Can Dogs Smell Fear?


Dogs / Friday, September 30th, 2016
Spread the love

Can Dogs Smell Fear?

Cynophobia, a fear of dogs, is relatively common. If you suffer from this phobia then at some point in your life you have probably been advised to remain calm when you encounter a dog in case they smell your fear. But can they really smell it and are they more likely to bite you if they know you are scared?

Dog nose can dogs smell fear

Body Language

It is clear that dogs have an excellent ability to tune in to humans. They learn to respond our commands and to interpret our tone of voice. They can understand up to 150 different words. Research has shown that they can also interpret facial expressions and body language. If dogs can sense fear then this is likely to be because they are picking up on our body language.

When we are scared we tend to exhibit certain behaviours. We will tense up, our heart rate will increase and our breathing will become heavier. We may begin to perspire and could be frozen to the spot. It would be no surprise to discover that dogs are able to detect these signals and to learn to associate them with fear. They may even have an instinctive understanding of such behaviour.

Sense of Smell

Dogs also possess a sense of smell which is many times more sensitive than ours. It is entirely possible that they are capable of detecting the pheromones that we give off when fear sets in. However, this has yet to be proven.
So it would probably be more accurate to say that dogs sense fear rather than smell it, but it is quite possible that they can do both. If they do pick up on your terror, are they more likely to attack you?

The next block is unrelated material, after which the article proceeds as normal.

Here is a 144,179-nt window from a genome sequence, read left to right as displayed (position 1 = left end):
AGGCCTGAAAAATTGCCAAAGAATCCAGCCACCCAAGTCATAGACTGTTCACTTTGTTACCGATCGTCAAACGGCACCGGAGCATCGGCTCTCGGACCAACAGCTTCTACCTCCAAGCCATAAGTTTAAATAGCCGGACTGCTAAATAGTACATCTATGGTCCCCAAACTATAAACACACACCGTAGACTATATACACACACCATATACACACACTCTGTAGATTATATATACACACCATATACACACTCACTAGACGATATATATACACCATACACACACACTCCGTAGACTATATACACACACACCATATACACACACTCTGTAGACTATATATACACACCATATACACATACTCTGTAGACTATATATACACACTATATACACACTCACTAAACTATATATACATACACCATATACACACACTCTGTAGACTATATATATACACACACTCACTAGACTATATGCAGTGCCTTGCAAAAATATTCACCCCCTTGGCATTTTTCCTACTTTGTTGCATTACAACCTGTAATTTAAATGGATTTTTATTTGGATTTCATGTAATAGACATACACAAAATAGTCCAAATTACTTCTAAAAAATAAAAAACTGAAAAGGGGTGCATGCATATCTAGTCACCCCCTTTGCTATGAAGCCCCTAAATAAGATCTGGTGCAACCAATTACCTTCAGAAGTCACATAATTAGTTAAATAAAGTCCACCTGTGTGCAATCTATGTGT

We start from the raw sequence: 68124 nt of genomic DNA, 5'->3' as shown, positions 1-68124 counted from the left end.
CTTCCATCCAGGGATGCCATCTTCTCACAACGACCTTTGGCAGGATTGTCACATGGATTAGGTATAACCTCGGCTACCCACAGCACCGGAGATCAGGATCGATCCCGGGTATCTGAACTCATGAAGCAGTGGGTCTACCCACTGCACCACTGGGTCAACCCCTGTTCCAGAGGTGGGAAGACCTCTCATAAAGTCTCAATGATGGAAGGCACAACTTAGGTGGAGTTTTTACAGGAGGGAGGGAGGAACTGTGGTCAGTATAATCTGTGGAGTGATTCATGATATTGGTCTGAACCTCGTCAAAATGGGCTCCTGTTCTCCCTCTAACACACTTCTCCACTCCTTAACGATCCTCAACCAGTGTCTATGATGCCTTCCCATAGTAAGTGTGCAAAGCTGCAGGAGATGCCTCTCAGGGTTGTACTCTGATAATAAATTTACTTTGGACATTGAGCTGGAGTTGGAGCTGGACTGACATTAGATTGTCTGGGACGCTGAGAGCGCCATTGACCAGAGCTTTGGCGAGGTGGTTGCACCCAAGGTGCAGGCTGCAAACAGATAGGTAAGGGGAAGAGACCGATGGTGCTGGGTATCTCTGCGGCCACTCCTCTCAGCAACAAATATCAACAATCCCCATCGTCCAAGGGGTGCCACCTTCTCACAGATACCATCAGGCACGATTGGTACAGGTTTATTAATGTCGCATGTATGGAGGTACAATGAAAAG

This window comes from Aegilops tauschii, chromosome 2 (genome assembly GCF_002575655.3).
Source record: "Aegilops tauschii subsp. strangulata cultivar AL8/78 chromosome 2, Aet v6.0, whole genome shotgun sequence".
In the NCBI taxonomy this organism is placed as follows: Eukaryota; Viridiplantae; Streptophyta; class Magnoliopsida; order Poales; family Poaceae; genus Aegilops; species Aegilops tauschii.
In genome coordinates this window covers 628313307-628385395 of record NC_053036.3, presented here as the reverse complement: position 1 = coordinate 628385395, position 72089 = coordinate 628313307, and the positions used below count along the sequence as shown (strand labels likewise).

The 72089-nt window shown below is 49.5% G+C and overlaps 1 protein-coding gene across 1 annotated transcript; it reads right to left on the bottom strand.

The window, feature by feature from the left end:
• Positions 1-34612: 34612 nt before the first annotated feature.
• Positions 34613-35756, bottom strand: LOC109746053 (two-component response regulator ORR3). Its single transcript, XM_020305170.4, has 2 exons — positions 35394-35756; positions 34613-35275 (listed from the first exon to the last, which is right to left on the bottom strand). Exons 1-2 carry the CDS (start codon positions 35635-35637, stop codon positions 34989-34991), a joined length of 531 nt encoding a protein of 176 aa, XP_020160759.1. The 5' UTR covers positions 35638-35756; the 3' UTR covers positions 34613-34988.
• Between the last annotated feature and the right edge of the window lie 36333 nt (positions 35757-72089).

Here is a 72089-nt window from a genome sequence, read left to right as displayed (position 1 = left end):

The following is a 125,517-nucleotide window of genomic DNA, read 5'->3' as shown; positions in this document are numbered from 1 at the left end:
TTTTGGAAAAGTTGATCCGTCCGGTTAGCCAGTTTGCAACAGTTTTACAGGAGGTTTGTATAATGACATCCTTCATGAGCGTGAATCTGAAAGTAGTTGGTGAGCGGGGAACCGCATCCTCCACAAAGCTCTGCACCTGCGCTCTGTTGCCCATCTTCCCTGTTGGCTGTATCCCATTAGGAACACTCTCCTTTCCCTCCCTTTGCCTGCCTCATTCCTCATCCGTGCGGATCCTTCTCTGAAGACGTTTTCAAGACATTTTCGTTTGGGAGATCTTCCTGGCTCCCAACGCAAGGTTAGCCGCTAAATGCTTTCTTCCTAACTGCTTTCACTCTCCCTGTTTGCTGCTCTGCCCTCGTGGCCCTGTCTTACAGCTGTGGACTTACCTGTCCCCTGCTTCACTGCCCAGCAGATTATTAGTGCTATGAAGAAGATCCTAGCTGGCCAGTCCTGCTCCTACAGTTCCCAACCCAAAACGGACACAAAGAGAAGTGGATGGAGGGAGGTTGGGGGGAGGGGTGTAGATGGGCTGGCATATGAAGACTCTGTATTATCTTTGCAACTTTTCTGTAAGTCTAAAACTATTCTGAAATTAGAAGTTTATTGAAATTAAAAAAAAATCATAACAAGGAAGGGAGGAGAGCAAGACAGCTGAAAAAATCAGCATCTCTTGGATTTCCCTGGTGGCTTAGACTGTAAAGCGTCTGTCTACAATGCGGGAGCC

Canine Fear

There is no evidence that human fear inspires canines to attack. Indeed it appears to be the dogs’ fear which counts. A 2007 study looked at incidents in which children had been bitten by dogs. This found that the youngsters were most often bitten when the dogs sensed a threat to their territory, food or toys. Children who were noisy or who made unpredictable movements were at the greatest risk of being bitten.

During this study, when aggressive dogs were examined roughly half of them were found to be suffering from medical conditions. These would make them feel more anxious and vulnerable and so would increase their defensive urges.

In the Wild

When we are scared we often have a tendency to fix our gaze on the object of our fear. Many wild animals would interpret direct eye contact as aggressive behaviour. Perhaps dogs sense aggression in a stare and it is this which can inspire them to attack.

When dogs attack it is almost certainly their fear which causes their aggression, not ours. But it is possible that they feel more dominant and therefore more confident to attack if they sense fear in their target. Most dogs are not aggressive and would never attack a person or would only do so as act of defence. Cynophobia is not an irrational fear as dogs can and do attack people. But such attacks are rare and there is as yet no evidence to suggest that being afraid makes you more likely to be a victim.